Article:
Do we have compassion for those in need? We can easily make a Christian confession but we can also deny our confession by our deeds. There were hypocrites and false believers in the Early Church, but there were also many true children of God who were committed to love their Lord and Saviour, even if this meant they had to suffer financial hardships and economic loss. They realized they were on their way through this world, to another world. They knew, as Calvin would later state: that we must “accustom ourselves to contempt for the present life and to be aroused thereby to meditate upon the future life” (Institutes 3,9,1). They also understood another statement of Calvin: “For, if heaven is our homeland, what else is the earth but our place of exile? If departure from the world is entry into life, what else is the world but a sepulcher?” (Institutes 3.9.4).
The early Christians knew that following the Lord Jesus implied breaking with the idols of their day. Christians did not visit the circus. They didn’t attend violent games. Tertullian wrote against marriages between Christian women and pagans. He fulminated against abortion, but also against excessiveness in dyeing of hair, use of make-up, and wearing showy jewelry (Ante-Nicene Fathers, IV, pp. 21, 24).
The circus and theatre of many centuries ago are now easily accessible through our modern media. Instead of being a light in the world, the church is snuffing out the light. The feminist agenda has infected the church.
Christians of this day and age can learn from the early Christians to live antithetical to the world around us. We accommodate because we fail to realize who God is and what the fear of His Name really is. When we see God as a holy God and see sin in its soul-devastating consequences, we will grieve before God because of our sins. Then we will realize the holiness of God’s demands and realize that we cannot love the world and also Christ. This can only take place in the way of Spirit-worked regeneration, conversion and repentance. Only when the love of God and His saving grace become real, will sin be seen as detestable and loathsome. Only then will there be a breaking with the world of sin. The Early Church clearly understood this.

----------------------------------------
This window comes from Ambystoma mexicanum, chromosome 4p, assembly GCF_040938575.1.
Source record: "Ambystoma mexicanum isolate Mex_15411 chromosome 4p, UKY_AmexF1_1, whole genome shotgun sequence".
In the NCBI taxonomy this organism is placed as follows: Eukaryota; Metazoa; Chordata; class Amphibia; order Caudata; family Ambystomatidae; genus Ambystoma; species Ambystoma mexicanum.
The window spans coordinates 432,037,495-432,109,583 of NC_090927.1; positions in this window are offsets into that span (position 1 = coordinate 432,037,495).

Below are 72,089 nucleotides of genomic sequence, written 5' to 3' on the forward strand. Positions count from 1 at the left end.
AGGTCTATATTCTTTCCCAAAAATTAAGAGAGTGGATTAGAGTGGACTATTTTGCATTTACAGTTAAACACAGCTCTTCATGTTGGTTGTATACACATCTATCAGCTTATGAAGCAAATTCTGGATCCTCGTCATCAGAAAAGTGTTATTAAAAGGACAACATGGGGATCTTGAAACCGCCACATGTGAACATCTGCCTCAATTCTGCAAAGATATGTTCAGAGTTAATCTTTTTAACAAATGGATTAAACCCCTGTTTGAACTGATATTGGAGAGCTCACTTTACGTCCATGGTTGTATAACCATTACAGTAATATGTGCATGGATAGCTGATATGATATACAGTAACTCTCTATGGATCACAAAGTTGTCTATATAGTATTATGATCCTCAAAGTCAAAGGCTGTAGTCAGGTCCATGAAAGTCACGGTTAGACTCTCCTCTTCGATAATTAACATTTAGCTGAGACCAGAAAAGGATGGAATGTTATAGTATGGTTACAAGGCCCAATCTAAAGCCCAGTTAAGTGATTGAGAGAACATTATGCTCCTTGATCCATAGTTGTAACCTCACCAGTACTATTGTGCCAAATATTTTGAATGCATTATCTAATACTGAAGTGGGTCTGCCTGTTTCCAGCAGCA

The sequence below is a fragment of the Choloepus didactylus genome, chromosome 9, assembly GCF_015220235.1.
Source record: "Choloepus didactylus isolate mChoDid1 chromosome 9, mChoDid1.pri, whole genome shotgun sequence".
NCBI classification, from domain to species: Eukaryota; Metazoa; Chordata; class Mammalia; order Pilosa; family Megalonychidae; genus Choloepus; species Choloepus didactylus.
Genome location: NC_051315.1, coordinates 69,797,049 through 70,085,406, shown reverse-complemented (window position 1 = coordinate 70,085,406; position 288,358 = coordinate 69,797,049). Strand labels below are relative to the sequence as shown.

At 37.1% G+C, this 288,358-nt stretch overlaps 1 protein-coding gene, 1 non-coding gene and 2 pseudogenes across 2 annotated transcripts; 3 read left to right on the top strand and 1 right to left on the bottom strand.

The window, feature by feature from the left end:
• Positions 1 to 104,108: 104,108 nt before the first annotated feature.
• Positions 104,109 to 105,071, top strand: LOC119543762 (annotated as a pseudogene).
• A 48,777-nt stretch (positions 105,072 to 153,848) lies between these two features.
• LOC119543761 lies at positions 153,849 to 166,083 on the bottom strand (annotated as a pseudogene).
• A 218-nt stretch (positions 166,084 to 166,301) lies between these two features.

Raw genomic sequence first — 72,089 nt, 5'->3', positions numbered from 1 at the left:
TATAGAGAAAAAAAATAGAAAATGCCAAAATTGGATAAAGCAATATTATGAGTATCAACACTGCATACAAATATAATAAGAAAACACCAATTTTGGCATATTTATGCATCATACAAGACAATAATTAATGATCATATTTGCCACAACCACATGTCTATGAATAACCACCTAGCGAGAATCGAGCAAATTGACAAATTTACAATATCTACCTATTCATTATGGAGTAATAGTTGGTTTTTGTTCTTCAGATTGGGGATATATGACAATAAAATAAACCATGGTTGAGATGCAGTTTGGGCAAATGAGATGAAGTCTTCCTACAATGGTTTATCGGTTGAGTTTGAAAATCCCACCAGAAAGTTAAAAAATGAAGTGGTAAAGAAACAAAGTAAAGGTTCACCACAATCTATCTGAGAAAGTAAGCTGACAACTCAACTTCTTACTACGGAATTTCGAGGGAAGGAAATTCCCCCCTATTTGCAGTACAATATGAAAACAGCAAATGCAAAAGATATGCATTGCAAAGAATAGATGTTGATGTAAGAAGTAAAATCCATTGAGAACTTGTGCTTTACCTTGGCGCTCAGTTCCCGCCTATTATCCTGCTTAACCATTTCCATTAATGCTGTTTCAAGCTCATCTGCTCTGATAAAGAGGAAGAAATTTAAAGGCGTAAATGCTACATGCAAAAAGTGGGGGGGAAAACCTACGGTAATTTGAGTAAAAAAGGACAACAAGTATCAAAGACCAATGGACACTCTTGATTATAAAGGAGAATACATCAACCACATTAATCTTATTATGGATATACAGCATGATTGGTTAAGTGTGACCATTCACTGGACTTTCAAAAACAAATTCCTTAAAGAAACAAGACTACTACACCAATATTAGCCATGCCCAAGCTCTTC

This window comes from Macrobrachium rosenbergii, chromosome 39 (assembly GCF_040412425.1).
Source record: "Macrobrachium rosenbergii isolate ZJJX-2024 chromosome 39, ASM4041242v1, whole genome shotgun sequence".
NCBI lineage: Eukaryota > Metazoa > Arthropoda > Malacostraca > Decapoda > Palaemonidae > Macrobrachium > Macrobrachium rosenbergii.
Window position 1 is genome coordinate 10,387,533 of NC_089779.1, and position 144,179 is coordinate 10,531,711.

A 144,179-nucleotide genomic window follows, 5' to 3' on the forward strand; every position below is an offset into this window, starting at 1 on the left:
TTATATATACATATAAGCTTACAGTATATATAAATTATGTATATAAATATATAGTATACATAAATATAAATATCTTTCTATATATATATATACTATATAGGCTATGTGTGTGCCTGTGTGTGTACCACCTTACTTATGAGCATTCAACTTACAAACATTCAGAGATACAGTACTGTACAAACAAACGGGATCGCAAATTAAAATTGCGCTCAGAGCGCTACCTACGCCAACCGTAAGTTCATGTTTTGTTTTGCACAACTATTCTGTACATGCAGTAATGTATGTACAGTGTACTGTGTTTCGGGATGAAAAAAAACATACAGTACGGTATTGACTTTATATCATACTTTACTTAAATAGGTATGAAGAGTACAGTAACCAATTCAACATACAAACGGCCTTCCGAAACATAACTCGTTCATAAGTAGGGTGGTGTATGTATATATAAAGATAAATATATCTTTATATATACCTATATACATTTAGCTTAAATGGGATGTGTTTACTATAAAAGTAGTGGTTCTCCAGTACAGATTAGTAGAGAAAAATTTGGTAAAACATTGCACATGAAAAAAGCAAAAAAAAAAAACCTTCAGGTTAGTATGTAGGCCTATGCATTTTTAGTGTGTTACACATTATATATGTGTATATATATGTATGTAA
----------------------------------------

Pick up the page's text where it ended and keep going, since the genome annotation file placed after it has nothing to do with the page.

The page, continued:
Justin Martyr (d. 165 A.D.) wrote:
We used to have pleasure in uncleanness, now only in modesty. We used to practice sorcery, now we have devoted ourselves to the good and eternal God. We used to value money and possessions to the highest degree, now we share what we have with one another and we give to those in need. We used to hate and kill each other and refused to eat with people of a different race, but since Christ has appeared we have fellowship together and pray for our enemies and we try to gain those for us who hate us without a just cause (Praamsma, Kerk van alle Tijden, Deel 1, p. 24; English: The Church Through the Ages).
Decline Of The Church
After 313 A.D. the situation changed. Christianity became the official adopted religion of the state. Many joined the church to gain status in society. Deformation took place and accommodation to the world, which eventually led to a serious decline of the church. Likewise, we too live in a culture of accommodation and self-centredness. There is a weakening of Christian love and caring fellowship. Our lives are so busy that we can hardly find time to seek communion with the Lord. That results in coldness and indifference in our relationships, also in the Christian church. We need to experience the reality of sin and grace. Where there is no longer the experience of the love of God and the miracle of God’s grace is no longer felt, serious decay sets in. In one or two generations congregations will cease to exist.
The Early Church teaches us to be personally devoted to Christ and to distance ourselves from the world instead of becoming entangled with it. It teaches us to hate sin and to flee from it, to be willing to be a martyros (a witness and martyr at the same time), and to be motivated by the love of Christ. Then there will be future for the church in our post-modern, hedonistic culture. This is what we may learn from the Early Church.
Dr. Gerald Procee is the pastor of the Christelijke Gereformeerde Kerk in Middelharnis, NL. This article was printed in the FRC Messenger and is repubished here with permission.